Impact of Insulators and Their Deposition Method on the Reliability of AlInGaN-Based UVB LEDs
IEEE Photonics Technol. Lett., vol. 32, no. 16, pp. 1007-1010 (2020).
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AlInGaN-based light emitting diodes (LEDs) emitting in the ultraviolet (UV) wavelength range around 310 nm were fabricated using 300 nm thick SiNx or SiO2 layers deposited by different types of plasma enhanced chemical vapor deposition (PECVD) for electrical insulation. The composition, deposition technique, and thermal treatment of the insulator were varied and its influence on the breakdown voltage, step coverage, and degradation behavior of the UVB LEDs was studied. LEDs with SiNx layers deposited by PECVD in a capacitively coupled (CC) deposition process at high temperatures showed the highest conformity, highest breakdown voltages, but also the fastest degradation. The degradation was reduced by annealing the wafers after the insulator deposition. If the SiNx or SiO2 was deposited by inductively coupled IC-PECVD instead, the conformity and breakdown voltages decreased. Insulators deposited by IC-PECVD showed a high rate of sudden failures during the first 1,000 h of operation. Studies of the hydrogen content in the SiNx layer showed that the insulator with the highest hydrogen content (SiNx by CC-PECVD) resulted in the fastest degradation, while that with the lowest hydrogen content (SiO2 by IC-PECVD) showed a slower degradation.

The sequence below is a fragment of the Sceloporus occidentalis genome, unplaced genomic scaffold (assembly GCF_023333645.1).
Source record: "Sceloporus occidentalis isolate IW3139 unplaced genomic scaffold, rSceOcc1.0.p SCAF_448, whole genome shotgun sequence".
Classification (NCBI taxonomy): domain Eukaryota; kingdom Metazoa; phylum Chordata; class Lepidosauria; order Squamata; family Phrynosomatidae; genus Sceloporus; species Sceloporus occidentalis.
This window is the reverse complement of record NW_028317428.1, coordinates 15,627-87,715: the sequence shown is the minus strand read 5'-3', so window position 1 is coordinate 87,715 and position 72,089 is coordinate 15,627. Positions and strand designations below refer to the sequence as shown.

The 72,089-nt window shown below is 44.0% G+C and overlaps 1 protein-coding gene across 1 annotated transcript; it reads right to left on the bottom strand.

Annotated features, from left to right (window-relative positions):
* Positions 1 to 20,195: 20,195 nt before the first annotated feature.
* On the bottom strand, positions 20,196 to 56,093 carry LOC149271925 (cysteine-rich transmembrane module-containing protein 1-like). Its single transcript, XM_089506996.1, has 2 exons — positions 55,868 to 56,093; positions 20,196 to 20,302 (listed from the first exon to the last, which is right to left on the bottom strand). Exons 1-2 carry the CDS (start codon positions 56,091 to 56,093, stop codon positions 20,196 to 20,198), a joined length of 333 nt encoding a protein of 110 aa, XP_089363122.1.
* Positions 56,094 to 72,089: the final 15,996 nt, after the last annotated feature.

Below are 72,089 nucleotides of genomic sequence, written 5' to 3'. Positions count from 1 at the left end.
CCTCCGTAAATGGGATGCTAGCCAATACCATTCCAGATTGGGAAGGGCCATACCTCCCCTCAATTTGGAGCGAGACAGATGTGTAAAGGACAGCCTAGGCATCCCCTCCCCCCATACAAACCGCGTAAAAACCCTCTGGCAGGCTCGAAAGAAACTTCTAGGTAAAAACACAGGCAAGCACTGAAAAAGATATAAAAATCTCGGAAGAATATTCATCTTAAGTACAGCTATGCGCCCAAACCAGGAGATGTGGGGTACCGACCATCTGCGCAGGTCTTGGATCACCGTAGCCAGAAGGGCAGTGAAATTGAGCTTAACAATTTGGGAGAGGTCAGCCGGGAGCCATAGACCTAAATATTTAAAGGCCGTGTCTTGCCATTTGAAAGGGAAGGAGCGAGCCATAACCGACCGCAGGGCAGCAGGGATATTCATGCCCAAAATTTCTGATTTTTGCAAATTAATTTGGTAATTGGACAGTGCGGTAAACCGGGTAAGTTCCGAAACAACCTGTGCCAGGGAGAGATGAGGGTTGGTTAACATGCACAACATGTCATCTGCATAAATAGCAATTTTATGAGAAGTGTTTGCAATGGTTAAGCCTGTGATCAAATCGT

1 Ferdinand-Braun-Institut, Leibniz-Institut für Höchstfrequenztechnik, 12489 Berlin, Germany
2 UVphotonics NT GmbH, 12489 Berlin, Germany
Dielectric breakdown, insulators, ultraviolet (UV) sources, light emitting diodes (LEDs), aluminium gallium nitride, silicon nitride, dielectric films, epitaxial layers, wide bandgap semiconductors, aging, degradation, materials reliability, semiconductor device reliability.